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Query folding creates unusable queries in merge

We use Snowflake as a data source, which (unofficially?) supports query folding. This normally works, but when joining large tables via "Merge Queries" we keep running into the issue that the resulting query will either time-out or takes too much time to be usable.


So when looking at the queries generated by Power BI, there are these odd statements attached to the ON clauses which seem to be the cause of the problem:



    ) as "ITBL" on (
          ("OTBL"."D_X_KEY" = "ITBL"."D_X_KEY" and not "OTBL"."D_X_KEY" is null)
          and not "ITBL"."D_X_KEY" is null
          or "OTBL"."D_X_KEY" is null
          and "ITBL"."D_X_KEY" is null
) as "ITBL" on (
      ("OTBL"."D_Y_KEY" = "ITBL"."D_Y_KEY" and not "OTBL"."D_Y_KEY" is null)
      and not "ITBL"."D_Y_KEY" is null
      or "OTBL"."D_Y_KEY" is null
      and "ITBL"."D_Y_KEY" is null



Leaving the "is null" clauses out, it will run fine and within seconds:



    ) as "ITBL" on "OTBL"."D_X_KEY" = "ITBL"."D_X_KEY"
) as "ITBL" on "OTBL"."D_Y_KEY" = "ITBL"."D_Y_KEY"



Has anyone seen this behaviour? Is there anything can be done to prevent this, without resorting to native queries? 

Helper V
Helper V

It is not uncommon for Power BI queries to experience performance issues when joining large tables. The additional clauses added to the ON statements in your query are causing the issue, and removing them has improved performance. These clauses are used to handle null values, but they can be problematic in certain situations.

One solution to improve performance is to use native SQL queries instead of relying on the Power Query Editor. This would give you greater control over the query and allow you to optimize it for performance.

If you prefer to continue using the Power Query Editor, there are some potential workarounds. For example, you could try breaking down the query into smaller, more manageable steps or use other techniques such as filtering or sorting the data to improve query performance. Additionally, you could try modifying the Snowflake settings to optimize query performance, such as increasing the warehouse size or adjusting the concurrency level.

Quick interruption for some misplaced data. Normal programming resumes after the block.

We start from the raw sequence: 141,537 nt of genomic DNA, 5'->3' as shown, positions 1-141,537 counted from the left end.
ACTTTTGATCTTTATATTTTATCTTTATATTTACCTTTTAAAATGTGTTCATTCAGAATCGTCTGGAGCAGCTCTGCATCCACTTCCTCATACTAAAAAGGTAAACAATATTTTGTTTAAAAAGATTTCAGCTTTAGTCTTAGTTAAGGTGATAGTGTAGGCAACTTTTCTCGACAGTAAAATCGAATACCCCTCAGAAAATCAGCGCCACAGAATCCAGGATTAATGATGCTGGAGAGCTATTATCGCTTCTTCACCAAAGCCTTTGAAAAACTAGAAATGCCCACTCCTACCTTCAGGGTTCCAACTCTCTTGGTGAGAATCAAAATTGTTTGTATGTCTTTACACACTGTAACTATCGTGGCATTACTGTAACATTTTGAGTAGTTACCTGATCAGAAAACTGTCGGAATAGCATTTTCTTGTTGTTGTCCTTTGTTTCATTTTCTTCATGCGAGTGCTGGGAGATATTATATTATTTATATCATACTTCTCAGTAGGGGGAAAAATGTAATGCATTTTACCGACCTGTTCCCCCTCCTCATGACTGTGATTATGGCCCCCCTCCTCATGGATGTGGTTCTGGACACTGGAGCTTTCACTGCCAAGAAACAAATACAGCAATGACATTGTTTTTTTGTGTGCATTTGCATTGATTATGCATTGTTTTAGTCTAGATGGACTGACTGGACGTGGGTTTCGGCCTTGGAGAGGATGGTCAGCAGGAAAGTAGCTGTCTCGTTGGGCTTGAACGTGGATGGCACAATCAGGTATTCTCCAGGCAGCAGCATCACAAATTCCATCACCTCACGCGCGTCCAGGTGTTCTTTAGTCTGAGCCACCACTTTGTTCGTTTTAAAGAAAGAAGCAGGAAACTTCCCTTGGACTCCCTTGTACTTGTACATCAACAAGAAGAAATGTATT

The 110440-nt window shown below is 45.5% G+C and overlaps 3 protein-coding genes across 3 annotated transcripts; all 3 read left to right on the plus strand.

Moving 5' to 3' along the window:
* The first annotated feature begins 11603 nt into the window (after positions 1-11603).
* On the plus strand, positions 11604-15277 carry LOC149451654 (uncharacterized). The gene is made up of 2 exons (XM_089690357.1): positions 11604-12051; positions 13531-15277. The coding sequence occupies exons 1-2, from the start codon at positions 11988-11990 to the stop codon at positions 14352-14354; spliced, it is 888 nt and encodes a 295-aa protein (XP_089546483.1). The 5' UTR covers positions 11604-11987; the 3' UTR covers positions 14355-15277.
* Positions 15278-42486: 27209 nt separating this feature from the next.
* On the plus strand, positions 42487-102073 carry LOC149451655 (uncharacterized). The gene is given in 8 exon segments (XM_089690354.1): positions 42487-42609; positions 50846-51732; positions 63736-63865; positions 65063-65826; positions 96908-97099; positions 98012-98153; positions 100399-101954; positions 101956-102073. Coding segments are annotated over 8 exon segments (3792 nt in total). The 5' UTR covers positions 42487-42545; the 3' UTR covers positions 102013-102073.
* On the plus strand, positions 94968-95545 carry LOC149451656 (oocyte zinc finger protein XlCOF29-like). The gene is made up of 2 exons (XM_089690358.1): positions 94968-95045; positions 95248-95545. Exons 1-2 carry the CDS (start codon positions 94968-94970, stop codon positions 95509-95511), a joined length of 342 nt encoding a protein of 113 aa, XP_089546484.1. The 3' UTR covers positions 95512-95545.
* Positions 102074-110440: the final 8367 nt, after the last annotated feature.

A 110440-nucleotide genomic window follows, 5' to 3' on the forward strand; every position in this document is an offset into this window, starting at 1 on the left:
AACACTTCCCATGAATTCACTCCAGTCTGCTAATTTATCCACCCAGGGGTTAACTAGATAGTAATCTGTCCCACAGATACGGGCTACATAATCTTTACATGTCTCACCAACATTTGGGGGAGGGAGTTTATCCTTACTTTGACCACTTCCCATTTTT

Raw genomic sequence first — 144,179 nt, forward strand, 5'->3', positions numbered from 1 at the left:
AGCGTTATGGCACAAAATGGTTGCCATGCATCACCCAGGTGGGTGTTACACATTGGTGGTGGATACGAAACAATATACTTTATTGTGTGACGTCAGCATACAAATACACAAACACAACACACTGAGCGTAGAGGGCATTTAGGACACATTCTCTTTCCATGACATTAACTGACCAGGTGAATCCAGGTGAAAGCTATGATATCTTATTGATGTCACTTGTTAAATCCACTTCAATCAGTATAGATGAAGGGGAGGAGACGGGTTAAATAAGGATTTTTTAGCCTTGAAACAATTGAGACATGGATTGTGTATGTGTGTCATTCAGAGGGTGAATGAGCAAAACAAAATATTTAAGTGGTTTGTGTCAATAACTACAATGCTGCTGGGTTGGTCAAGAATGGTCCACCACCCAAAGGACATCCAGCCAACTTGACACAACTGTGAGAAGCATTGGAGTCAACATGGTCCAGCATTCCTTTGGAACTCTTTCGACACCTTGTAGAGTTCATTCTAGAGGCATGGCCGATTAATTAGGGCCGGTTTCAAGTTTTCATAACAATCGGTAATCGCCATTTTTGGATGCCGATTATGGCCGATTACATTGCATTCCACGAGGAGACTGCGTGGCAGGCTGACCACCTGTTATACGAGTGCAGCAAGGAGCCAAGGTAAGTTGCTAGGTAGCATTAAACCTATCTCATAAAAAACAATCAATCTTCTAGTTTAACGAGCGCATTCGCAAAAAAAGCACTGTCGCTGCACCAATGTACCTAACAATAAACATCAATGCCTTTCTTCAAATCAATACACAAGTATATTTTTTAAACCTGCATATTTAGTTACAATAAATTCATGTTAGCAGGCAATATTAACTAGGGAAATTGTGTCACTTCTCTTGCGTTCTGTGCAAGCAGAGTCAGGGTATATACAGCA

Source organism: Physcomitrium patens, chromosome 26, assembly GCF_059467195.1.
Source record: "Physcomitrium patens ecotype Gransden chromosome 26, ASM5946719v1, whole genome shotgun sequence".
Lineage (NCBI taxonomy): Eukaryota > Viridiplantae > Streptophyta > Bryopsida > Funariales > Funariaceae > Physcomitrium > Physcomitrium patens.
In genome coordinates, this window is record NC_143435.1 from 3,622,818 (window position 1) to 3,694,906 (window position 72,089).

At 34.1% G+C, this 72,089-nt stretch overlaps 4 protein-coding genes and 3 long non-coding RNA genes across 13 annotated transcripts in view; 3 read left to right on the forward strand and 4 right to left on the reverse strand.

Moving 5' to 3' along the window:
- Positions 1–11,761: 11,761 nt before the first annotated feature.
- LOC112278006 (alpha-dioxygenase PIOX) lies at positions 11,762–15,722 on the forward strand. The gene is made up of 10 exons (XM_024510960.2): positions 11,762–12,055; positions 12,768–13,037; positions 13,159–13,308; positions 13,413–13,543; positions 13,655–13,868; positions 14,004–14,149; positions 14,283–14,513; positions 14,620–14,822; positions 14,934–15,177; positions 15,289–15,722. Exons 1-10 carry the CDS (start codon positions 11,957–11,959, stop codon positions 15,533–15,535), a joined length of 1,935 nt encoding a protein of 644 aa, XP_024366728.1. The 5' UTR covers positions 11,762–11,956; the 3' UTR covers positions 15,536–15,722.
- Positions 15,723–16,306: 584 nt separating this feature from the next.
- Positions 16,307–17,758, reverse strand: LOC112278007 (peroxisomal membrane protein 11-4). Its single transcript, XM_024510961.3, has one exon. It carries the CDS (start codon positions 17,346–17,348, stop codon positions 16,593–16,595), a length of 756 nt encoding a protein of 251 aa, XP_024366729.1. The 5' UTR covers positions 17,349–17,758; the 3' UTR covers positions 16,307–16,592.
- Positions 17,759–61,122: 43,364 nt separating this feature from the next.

Ultimately, the best approach may depend on the specific needs and constraints of your project. It may be helpful to consult with a Snowflake expert or a Power BI consultant to find the best solution for your particular situation.

Super User
Super User

when joining large tables via "Merge Queries"

Try to avoid using merges/joins in Power Query as much as possible. They are very expensive in a couple of areas.  Instead, let the data model do the work for you  (unless you have to use fuzzy joins in which case you're doomed. I mean in which case you need to think hard about cardinality and order of joins.)

Thanks for your reply. We do try to avoid them as much as possible, however currently there are situations for us where (IMHO) there's no alternative.


Also I assumed that it's actually less expensive (on the Power BI side)  to do it this way, since the amount of data that is imported is sized down beforehand?

Before merging you should reduce the column count to the smallest viable amount. I believe the data has to be sized down. You could try to unpivot other columns that are not the merge column. I have always tried to Remove columns when it's possible (and they are not needed).

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